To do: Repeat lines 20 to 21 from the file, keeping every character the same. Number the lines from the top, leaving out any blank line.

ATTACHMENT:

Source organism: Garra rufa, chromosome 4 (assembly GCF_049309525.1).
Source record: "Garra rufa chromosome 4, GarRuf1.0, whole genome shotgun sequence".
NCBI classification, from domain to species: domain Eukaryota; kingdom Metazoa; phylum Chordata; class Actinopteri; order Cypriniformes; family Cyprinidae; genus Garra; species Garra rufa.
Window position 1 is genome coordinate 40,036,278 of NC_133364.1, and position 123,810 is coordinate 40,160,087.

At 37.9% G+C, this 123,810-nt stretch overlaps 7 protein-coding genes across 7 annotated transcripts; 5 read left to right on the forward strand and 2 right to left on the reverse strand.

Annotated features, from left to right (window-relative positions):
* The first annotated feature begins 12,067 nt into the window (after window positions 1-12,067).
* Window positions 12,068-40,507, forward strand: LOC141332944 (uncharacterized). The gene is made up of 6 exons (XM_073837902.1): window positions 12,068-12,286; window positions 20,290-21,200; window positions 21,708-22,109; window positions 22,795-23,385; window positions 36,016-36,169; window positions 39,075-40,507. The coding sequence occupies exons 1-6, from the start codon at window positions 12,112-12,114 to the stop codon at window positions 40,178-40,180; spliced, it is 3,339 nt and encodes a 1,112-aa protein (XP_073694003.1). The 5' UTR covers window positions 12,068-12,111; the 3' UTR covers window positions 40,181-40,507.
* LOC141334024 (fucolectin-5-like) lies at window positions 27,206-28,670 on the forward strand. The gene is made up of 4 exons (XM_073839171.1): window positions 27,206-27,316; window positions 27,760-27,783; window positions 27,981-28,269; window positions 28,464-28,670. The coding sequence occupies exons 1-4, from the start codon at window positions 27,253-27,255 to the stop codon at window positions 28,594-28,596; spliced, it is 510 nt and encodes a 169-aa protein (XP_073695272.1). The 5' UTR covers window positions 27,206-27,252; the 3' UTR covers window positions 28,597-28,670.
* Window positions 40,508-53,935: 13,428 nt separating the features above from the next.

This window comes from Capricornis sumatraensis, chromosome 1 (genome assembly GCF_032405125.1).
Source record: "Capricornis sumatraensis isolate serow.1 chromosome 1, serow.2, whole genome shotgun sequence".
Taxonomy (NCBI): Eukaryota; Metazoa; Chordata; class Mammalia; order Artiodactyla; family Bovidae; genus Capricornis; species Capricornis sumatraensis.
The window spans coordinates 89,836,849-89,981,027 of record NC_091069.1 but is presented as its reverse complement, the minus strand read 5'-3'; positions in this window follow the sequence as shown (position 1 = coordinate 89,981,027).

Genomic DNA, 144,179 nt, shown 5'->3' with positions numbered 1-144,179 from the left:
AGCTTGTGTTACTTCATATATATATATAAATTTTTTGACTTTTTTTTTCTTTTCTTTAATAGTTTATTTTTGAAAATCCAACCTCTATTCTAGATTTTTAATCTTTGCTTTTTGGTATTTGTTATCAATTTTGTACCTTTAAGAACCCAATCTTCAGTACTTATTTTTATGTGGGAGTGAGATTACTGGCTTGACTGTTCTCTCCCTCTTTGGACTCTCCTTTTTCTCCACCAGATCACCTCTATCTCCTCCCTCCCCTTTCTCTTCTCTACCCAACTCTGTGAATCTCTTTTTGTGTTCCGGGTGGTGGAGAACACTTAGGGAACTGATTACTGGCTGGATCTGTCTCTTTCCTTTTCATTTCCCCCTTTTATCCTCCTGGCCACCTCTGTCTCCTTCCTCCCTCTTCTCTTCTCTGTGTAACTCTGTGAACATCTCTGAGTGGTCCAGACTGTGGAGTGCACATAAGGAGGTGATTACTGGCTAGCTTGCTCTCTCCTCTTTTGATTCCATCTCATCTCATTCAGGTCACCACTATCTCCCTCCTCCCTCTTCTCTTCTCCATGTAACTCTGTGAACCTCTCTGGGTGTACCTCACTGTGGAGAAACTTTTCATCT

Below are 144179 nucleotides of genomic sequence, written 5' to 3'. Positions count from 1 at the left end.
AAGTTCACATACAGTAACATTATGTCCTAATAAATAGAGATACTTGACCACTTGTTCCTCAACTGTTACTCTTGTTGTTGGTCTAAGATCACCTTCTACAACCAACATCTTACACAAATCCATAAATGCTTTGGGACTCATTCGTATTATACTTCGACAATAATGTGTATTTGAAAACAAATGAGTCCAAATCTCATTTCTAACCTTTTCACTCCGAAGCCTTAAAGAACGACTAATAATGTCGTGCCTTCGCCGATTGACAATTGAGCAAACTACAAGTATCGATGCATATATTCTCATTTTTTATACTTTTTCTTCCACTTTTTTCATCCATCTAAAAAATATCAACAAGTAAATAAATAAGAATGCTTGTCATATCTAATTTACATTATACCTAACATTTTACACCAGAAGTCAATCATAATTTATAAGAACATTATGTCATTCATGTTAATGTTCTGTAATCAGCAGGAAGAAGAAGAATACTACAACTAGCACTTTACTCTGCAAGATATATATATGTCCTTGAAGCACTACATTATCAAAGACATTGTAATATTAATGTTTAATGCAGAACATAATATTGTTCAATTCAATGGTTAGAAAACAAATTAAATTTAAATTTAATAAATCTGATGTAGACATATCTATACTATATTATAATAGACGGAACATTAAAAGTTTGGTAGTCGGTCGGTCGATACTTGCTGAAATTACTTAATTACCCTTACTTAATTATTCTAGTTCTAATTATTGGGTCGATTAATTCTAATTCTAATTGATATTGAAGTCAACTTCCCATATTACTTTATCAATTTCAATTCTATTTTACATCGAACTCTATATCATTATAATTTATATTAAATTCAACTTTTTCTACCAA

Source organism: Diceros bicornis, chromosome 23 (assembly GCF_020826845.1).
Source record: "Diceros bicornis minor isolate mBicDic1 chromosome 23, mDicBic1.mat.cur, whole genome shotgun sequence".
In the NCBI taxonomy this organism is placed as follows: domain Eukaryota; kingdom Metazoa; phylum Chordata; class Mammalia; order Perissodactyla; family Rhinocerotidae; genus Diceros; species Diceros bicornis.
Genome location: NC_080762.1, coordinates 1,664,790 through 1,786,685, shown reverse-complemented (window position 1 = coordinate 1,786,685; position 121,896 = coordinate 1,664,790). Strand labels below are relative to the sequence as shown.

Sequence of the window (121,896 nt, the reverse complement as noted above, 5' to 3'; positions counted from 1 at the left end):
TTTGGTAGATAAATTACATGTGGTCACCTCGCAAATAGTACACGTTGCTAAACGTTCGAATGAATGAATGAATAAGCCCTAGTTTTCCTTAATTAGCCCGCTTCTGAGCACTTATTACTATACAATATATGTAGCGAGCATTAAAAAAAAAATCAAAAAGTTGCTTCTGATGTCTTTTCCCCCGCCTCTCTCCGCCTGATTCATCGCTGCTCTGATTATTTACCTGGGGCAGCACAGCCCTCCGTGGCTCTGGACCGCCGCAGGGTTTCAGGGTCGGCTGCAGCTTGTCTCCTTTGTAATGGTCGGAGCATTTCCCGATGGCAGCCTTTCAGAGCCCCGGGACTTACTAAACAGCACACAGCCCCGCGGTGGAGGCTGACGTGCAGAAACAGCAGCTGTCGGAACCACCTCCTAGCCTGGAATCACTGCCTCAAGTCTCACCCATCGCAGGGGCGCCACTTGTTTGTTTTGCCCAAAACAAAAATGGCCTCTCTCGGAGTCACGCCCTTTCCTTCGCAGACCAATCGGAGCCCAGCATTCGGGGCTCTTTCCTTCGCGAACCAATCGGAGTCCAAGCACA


Source record: "Diceros bicornis minor isolate mBicDic1 chromosome 23, mDicBic1.mat.cur, whole genome shotgun sequence".
In the NCBI taxonomy this organism is placed as follows: domain Eukaryota; kingdom Metazoa; phylum Chordata; class Mammalia; order Perissodactyla; family Rhinocerotidae; genus Diceros; species Diceros bicornis.